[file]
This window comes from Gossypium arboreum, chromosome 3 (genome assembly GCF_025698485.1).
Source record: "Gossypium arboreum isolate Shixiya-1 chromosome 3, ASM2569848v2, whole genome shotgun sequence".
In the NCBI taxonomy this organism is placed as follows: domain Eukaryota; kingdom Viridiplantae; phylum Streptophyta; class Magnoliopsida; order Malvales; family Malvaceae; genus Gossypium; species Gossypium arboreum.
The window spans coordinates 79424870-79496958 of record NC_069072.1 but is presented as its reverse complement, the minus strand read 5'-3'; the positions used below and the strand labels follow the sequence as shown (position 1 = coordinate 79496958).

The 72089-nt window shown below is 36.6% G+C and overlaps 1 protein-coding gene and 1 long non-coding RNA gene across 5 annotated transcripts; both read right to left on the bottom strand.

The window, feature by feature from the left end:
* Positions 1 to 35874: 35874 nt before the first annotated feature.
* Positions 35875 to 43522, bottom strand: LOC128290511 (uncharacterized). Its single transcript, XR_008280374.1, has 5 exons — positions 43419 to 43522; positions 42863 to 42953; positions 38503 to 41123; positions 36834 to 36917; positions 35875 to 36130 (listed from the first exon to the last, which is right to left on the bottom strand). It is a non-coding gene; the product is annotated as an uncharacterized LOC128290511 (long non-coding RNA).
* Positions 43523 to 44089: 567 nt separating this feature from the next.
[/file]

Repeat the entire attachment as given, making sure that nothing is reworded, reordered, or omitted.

This window comes from Gossypium arboreum, chromosome 3 (genome assembly GCF_025698485.1).
Source record: "Gossypium arboreum isolate Shixiya-1 chromosome 3, ASM2569848v2, whole genome shotgun sequence".
In the NCBI taxonomy this organism is placed as follows: domain Eukaryota; kingdom Viridiplantae; phylum Streptophyta; class Magnoliopsida; order Malvales; family Malvaceae; genus Gossypium; species Gossypium arboreum.
The window spans coordinates 79424870-79496958 of record NC_069072.1 but is presented as its reverse complement, the minus strand read 5'-3'; the positions used below and the strand labels follow the sequence as shown (position 1 = coordinate 79496958).

The 72089-nt window shown below is 36.6% G+C and overlaps 1 protein-coding gene and 1 long non-coding RNA gene across 5 annotated transcripts; both read right to left on the bottom strand.

The window, feature by feature from the left end:
* Positions 1 to 35874: 35874 nt before the first annotated feature.
* Positions 35875 to 43522, bottom strand: LOC128290511 (uncharacterized). Its single transcript, XR_008280374.1, has 5 exons — positions 43419 to 43522; positions 42863 to 42953; positions 38503 to 41123; positions 36834 to 36917; positions 35875 to 36130 (listed from the first exon to the last, which is right to left on the bottom strand). It is a non-coding gene; the product is annotated as an uncharacterized LOC128290511 (long non-coding RNA).
* Positions 43523 to 44089: 567 nt separating this feature from the next.